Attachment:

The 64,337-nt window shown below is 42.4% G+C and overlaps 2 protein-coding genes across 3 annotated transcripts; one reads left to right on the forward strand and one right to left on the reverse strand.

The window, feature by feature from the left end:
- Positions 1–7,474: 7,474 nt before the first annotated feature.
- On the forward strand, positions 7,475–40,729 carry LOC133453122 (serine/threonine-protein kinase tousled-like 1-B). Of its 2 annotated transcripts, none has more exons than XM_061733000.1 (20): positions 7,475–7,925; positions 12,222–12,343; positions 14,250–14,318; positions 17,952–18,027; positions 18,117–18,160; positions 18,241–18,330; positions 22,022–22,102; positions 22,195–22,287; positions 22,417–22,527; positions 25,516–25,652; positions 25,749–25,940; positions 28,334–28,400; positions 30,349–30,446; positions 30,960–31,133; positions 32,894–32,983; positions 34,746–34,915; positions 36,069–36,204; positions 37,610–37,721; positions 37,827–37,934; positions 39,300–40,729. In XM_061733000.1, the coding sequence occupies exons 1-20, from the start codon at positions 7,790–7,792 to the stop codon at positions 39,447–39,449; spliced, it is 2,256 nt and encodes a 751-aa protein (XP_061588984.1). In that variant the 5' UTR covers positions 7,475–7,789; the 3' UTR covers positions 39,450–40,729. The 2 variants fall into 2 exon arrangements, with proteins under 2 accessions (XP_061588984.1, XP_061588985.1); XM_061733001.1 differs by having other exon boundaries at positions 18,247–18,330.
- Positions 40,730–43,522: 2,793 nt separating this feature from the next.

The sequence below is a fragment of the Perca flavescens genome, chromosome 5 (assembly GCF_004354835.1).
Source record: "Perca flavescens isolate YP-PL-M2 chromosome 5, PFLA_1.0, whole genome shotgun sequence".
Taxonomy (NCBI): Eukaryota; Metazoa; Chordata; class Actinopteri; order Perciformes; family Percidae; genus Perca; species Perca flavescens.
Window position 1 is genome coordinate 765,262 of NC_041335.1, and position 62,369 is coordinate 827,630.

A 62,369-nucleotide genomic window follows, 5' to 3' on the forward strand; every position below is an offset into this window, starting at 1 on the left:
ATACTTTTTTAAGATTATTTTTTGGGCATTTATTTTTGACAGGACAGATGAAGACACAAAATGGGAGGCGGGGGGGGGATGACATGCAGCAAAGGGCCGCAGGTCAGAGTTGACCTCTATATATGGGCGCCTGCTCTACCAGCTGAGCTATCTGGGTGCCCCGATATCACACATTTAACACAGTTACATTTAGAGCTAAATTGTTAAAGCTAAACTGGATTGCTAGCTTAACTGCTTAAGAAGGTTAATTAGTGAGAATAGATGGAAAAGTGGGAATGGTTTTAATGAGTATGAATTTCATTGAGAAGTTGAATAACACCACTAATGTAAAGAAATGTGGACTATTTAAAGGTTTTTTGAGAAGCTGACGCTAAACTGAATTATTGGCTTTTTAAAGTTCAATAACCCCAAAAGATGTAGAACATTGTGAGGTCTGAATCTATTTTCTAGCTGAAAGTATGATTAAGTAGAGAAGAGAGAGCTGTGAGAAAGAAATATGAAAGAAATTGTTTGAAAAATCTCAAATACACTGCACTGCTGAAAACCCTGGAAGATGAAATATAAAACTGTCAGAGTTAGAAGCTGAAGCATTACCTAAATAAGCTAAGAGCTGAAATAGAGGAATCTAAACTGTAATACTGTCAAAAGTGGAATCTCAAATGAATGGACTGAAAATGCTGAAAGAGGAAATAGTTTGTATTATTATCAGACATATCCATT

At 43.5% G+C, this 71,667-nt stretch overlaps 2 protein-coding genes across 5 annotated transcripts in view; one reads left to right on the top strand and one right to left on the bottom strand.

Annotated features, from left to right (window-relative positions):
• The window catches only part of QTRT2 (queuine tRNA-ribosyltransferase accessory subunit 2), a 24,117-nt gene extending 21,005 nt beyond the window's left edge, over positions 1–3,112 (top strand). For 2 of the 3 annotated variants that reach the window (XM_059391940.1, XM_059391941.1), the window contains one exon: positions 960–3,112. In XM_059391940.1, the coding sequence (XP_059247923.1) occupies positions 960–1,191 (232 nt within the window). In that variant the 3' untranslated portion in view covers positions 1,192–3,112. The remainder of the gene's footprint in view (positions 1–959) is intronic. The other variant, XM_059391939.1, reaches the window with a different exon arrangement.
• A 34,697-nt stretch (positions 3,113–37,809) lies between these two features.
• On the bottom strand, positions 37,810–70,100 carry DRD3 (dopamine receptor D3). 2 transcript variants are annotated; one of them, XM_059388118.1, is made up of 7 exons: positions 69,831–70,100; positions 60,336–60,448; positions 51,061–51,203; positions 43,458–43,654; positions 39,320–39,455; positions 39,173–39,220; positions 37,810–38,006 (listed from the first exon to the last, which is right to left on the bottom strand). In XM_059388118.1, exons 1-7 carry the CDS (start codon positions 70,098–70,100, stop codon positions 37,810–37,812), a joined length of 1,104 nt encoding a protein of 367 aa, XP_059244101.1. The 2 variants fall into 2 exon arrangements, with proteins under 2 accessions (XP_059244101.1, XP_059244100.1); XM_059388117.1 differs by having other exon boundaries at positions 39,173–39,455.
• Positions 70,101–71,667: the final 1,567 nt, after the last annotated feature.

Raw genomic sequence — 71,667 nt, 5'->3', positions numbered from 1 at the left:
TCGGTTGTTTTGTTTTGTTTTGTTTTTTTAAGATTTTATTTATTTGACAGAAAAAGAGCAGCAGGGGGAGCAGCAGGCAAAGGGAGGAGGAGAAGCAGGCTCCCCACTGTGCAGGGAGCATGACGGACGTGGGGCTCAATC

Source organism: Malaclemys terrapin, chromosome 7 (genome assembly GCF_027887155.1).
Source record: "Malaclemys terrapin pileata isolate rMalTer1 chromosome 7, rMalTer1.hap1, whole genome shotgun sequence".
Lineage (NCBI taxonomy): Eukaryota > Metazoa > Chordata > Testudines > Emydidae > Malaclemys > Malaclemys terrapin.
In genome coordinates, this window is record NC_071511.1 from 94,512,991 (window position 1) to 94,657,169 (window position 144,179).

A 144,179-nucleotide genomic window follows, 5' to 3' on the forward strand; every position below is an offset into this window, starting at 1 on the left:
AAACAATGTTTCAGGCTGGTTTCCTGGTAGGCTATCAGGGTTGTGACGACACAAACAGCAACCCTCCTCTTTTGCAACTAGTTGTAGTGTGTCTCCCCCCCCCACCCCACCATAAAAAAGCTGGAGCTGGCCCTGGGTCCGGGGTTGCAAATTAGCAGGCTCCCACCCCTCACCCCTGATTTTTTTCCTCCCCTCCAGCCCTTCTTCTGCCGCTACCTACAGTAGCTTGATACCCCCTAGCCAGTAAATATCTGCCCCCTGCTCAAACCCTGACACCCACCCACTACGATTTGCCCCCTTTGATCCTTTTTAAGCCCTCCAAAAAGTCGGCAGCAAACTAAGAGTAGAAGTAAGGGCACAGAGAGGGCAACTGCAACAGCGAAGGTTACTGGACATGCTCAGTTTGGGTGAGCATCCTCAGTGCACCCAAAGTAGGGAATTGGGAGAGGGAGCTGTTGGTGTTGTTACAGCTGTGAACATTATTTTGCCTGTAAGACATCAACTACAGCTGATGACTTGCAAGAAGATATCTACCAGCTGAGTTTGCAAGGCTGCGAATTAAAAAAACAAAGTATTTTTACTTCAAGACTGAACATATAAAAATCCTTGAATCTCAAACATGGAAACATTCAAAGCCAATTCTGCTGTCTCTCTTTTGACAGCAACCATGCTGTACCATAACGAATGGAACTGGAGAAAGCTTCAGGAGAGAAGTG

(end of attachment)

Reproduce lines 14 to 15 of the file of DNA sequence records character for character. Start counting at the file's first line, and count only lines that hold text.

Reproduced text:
• The window catches only part of QTRT2 (queuine tRNA-ribosyltransferase accessory subunit 2), a 24,117-nt gene extending 21,005 nt beyond the window's left edge, over positions 1–3,112 (top strand). For 2 of the 3 annotated variants that reach the window (XM_059391940.1, XM_059391941.1), the window contains one exon: positions 960–3,112. In XM_059391940.1, the coding sequence (XP_059247923.1) occupies positions 960–1,191 (232 nt within the window). In that variant the 3' untranslated portion in view covers positions 1,192–3,112. The remainder of the gene's footprint in view (positions 1–959) is intronic. The other variant, XM_059391939.1, reaches the window with a different exon arrangement.
• A 34,697-nt stretch (positions 3,113–37,809) lies between these two features.